4 Game of Thrones Shockers Fans of the Books Didn’t See Coming
As a die-hard fan of George R. R. Martin’s A Song of Ice and Fire series, I went into Season 6 of HBO’s Game of Thrones with an unsteady emotional mix of excitement, trepidation, and skepticism. HBO and the cast would certainly bring their A-games ("The Red Woman" premiere and the "Battle of The Bastards" episodes were particular highlights for me), and, sure, some developments would be exclusive to HBO’s already altered version of Martin’s story, but I was still wary of the impending show reveals that would likely make up the backbone of the unreleased books.
Read on for some select “spoiler” moments this books-lover found both satisfying and totally unexpected before the Season 6 conclusion airs tonight on HBO. Of course, I don’t know which of these developments will actually make it into the books, but as someone well-versed (OK, obsessed) with the worlds of Westeros and Essos, these revelations packed a major punch.
The Origins of The White Walkers
Bran’s segments this season have been some of my favorites, as his visions allowed the show to hint at the histories of the noble families of Westeros, which are richly developed in the books. And prior to rise of the Starks and the Lannisters, Westeros was occupied by the Andals, the Rhoynar, and the First Men, the last of which clashed with the continent’s original inhabitants, the Children of the Forest. Readers certainly knew of this conflict prior to HBO airing its latest season, but the fact that the Children of the Forest created the White Walkers in order to fight the First Men was completely unexpected to me. The mystery of the White Walkers' true nature loomed over absolutely everything else (the "Game of Thrones" won’t matter once the Night King arrives, after all), so this origin story proved especially powerful.
How Hodor Became Hodor
I don’t need to remind anyone of the effect the noble death of Hodor had on GoT fans, but the sacrifice of such a good guy (a rarity on this show) left the Twitter-verse pretty devastated. Hodor’s death also came with the explanation of his name, as well as his mental state, which both of which totally surprised me. I’ve read scattered claims of prior knowledge of “hold the door” among fans, but I'm skeptical on that front. And I can't imagine anyone foresaw Bran’s pseudo-time-travel having lasting effects. I found this development to be a surprisingly satisfying paradox, as well: Hodor died saving Bran because of who he was, and he became who he was because he died saving Bran. Whew!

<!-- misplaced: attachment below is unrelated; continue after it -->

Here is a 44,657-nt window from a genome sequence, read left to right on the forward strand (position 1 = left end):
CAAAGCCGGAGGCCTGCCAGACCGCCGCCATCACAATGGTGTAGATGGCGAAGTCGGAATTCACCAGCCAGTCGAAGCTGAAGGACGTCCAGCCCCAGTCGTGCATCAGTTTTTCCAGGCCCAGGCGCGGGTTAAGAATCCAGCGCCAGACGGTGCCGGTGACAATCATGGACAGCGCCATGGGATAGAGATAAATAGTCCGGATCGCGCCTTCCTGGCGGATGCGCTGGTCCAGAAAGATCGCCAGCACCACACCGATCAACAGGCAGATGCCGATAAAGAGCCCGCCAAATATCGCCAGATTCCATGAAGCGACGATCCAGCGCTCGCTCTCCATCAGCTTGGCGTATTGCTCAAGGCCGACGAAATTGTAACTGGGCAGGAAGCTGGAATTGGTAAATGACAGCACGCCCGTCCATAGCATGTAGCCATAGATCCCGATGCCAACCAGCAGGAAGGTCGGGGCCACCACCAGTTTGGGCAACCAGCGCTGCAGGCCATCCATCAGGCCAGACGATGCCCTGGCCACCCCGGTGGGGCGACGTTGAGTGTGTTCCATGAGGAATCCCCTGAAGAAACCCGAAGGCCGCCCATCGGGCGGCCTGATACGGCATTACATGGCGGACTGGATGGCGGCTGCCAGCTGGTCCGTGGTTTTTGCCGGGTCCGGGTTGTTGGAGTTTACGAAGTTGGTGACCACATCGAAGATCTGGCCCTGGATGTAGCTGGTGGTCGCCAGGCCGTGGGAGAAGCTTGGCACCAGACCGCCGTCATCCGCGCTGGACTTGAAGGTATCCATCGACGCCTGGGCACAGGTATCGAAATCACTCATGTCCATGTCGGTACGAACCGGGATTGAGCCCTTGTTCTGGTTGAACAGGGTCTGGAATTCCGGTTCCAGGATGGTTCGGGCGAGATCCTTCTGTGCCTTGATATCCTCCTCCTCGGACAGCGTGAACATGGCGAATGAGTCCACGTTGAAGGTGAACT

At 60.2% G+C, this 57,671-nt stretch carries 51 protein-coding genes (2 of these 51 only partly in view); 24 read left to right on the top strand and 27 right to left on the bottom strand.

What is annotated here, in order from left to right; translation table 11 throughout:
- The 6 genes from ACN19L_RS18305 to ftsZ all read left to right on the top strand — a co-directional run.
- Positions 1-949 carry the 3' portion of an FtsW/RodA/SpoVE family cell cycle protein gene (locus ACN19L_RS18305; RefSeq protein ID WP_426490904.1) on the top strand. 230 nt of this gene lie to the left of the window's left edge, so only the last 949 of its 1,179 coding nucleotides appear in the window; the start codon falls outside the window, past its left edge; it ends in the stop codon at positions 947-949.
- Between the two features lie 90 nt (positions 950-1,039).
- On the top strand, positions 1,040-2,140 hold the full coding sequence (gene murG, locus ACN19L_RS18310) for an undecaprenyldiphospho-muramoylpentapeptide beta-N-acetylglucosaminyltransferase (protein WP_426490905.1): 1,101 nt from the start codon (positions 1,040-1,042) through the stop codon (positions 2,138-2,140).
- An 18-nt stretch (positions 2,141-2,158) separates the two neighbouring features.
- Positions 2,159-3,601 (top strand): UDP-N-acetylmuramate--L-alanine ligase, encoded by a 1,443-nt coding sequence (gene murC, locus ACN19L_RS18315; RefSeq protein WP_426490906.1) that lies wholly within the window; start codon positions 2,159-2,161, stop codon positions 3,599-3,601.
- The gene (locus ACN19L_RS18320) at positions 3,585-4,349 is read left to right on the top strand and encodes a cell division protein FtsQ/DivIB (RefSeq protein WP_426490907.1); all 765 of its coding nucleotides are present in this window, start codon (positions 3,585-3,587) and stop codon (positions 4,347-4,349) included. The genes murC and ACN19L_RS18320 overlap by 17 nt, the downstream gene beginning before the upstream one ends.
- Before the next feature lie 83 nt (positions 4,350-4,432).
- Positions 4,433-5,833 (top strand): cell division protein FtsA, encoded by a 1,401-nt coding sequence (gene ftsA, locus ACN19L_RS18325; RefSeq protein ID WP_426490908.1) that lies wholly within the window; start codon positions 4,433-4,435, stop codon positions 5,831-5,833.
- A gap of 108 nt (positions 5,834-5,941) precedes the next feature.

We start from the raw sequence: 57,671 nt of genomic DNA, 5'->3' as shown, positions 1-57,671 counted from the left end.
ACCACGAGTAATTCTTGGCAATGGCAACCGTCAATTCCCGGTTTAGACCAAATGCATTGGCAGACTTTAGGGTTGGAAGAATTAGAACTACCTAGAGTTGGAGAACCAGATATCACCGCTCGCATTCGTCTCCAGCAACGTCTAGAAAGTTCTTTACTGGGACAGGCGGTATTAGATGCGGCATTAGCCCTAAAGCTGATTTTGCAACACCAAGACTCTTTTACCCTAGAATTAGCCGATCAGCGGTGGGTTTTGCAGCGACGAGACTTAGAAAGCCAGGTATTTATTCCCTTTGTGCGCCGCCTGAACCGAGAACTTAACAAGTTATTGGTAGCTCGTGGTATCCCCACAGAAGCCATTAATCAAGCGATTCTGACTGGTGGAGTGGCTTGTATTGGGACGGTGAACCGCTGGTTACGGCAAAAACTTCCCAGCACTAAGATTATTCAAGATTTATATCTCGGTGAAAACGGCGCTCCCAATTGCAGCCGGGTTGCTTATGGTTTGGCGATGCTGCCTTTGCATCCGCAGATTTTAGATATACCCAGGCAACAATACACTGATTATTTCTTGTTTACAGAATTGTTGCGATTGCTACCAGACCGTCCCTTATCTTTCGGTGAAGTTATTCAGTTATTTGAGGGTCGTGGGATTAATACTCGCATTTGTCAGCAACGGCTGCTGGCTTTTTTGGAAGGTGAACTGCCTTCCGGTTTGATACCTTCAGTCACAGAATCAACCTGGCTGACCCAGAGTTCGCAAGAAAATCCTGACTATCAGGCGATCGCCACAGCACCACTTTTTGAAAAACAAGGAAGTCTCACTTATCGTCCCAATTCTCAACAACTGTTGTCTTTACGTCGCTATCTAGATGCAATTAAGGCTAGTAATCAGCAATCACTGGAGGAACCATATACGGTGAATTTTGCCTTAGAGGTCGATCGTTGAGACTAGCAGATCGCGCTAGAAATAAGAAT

Melisandre’s True Age
I’ve been eager for some time to learn who Melisandre truly is, especially since she became a POV character in the books (albeit briefly). The notion that she uses her magic to maintain her youth, especially given her mysterious origins in Asshai, doesn’t seem too out there, and yet the sight of her as old and decrepit without the aid of her magic choker was totally shocking for me. The transformation also served as a powerful symbol of Melisandre’s mental grip on her beliefs as a follower of R’hllor, one that became shaken after the death of Jon Snow. And Twitter’s reactions were pretty darn funny.
The Dothraki’s Claim on Daenerys
This development doesn’t fall into the shocker category so much as the I-thought-we’d-moved-on category, but it was an unforseen moment of gratification to witness the Dothraki’s return to Daenerys’s life, despite all that she had accomplished since the death of Khal Drogo, asserting their claim she must live out her life as a widow amongst the Dosh Khaleen. Not only did this storyline bolster Dany’s army with new Dothraki converts when it was all said and done, it provided a reminder of Dany’s growth as a character and the incredible journey she’s been on. The development also reinforced for me what makes the books, and the show, so great: the vastness of the world these characters inhabit, as well as the different cultures Martin imagined, each with its own motivations and traditions, that will never fit neatly into one story.